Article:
Protecting Canada’s democracy from cyber threats
Ottawa, June 16, 2017 – The Government of Canada’s top priority is protecting the safety and security of Canadians, including from cyber threats. Today, the Honourable Karina Gould, Minister of Democratic Institutions, welcomed the Communications Security Establishment (CSE) Cyber Threats to Canada’s Democratic Process report and thanked them for their work. The first threat assessment of this kind in the world to be shared with the public, it will guide Canada’s efforts to defend our electoral process and political activities from cyber threats.
The assessment examines cyber threat activity against the democratic process in Canada and around the world over the past ten years. The assessment focuses on cyber threats facing elections, political parties, politicians, and the media. It looks at similar threats to the federal, provincial, territorial, and municipal levels of government.
The assessment concludes that while there are no indications that nation-states have used cyber capabilities with the goal of influencing the democratic process during an election in Canada, cyber threat activity against the democratic process is increasing around the world and Canada is not immune.
The Minister of Democratic Institutions announced today steps that she has already taken this spring to address cyber threats against our democracy, which include:
- Engaging the Chief Electoral Officer of Elections Canada and all political parties represented in the House of Commons in discussions about cyber threats against our democratic processes and ways to counter them; and
- Consulting with opposition critics about steps that can be taken to further address cyber threats against our democratic processes.
The Government of Canada is taking further action to protect our democracy from cyber threats, including:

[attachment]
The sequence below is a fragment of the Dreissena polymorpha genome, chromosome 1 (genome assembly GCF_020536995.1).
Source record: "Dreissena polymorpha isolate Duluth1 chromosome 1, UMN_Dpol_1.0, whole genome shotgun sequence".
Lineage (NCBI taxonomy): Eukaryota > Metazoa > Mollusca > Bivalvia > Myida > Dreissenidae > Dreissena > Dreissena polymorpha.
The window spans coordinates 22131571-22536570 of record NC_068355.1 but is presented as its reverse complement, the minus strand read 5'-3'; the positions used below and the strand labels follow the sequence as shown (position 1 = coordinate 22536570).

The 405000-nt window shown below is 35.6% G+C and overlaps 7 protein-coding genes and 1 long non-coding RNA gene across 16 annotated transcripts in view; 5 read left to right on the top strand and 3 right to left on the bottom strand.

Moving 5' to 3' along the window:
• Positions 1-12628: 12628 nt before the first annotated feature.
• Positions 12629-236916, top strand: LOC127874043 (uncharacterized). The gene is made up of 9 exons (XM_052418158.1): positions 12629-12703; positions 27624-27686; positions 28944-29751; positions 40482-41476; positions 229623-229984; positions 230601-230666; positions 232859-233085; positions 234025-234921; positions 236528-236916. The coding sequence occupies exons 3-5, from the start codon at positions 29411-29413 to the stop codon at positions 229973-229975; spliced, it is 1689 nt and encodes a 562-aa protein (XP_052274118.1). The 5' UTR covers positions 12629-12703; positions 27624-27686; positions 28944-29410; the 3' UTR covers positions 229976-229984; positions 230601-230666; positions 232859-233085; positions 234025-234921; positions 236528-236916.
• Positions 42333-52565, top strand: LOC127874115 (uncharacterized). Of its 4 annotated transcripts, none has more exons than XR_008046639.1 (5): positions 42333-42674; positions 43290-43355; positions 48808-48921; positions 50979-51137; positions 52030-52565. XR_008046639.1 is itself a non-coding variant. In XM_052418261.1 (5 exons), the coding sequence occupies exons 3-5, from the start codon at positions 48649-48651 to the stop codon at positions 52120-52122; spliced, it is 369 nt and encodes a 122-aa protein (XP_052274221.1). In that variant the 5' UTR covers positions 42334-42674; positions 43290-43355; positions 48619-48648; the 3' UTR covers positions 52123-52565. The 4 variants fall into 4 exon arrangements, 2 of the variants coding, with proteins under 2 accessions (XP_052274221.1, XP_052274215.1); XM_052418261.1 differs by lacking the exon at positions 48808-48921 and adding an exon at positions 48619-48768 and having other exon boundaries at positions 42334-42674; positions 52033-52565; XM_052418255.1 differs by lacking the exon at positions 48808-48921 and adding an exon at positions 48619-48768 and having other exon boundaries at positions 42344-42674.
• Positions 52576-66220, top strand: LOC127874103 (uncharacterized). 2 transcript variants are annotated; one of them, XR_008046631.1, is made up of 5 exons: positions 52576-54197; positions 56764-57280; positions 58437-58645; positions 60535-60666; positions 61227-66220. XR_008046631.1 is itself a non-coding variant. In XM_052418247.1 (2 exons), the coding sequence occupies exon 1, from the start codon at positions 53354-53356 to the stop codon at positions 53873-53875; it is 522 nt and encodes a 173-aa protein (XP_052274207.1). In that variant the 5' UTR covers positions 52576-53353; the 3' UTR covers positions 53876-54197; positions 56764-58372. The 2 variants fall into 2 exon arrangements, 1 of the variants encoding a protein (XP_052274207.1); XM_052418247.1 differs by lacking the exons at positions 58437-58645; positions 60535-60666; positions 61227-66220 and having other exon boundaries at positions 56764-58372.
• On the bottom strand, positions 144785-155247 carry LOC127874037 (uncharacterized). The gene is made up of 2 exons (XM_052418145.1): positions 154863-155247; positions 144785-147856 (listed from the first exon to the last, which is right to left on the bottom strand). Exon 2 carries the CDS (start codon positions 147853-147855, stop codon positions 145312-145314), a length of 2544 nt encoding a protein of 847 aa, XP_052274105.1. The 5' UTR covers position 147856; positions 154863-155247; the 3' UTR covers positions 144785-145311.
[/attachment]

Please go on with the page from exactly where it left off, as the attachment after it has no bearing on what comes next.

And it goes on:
- Ensuring the CSE provides a briefing this June on cyber threats at a meeting to which all federally registered political parties were invited;
- Briefing provincial and territorial chief electoral officers in July to share best practices and explain the report;
- Facilitating CSE briefings for all Parliamentarians on how they can protect themselves from cyber threats;
- Ensuring the CSE can work with any political party represented in the House of Commons to share advice and information those parties can use to protect themselves;
- Building a culture of citizen literacy in Canada to give people the tools, skills and opportunities they need to fully participate in our democratic life.
CSE will continue to protect and defend Elections Canada from possible cyber threats.
“Canada’s democracy is the foundation for the rights and freedoms we cherish. We take cyber threats to our democracy very seriously, and today is a critical step in defending our democracy from those who would threaten us. We will continue to protect the integrity and the trust that Canadians hold in their democratic institutions and processes.”
‑ Honourable Karina Gould, Minister of Democratic Institutions
“The Communications Security Establishment has applied their unique expertise to produce this thorough and insightful assessment of the threats to our democratic institutions. I encourage all Canadians to read and follow CSE’s advice on basic cyber practices as there are many simple steps that can benefit us all.”
‑ Honourable Harjit Sajjan, Minister of National Defence
The Minister of Public Safety and Emergency Preparedness is leading a review of existing measures to protect Canadians and our critical infrastructure from cyber-threats, in collaboration with the Minister of National Defence, the Minister of Innovation, Science and Economic Development, the Minister of Infrastructure and Communities, the Minister of Public Services and Procurement, and the President of the Treasury Board.
So far, in 2017, 13% of countries holding national elections have seen their democratic process targeted through cyber activity.
During the 2015 federal election, Canada’s democratic process was targeted by low-sophistication cyber threat activity. The details of the most impactful activities have already been reported by several Canadian media organizations. These activities did not impact the outcome of the election.
For over 70 years, CSE has played a critical role in protecting Canada’s security and economic prosperity and in safeguarding Canadians’ rights, freedoms, intellectual property and personal privacy. By law, CSE cannot and does not direct its signals intelligence and IT security activities against people in Canada or Canadians anywhere in the world.
For more information (media only), please contact:
Office of the Minister of Democratic Institutions
Privy Council Office
Communications Security Establishment
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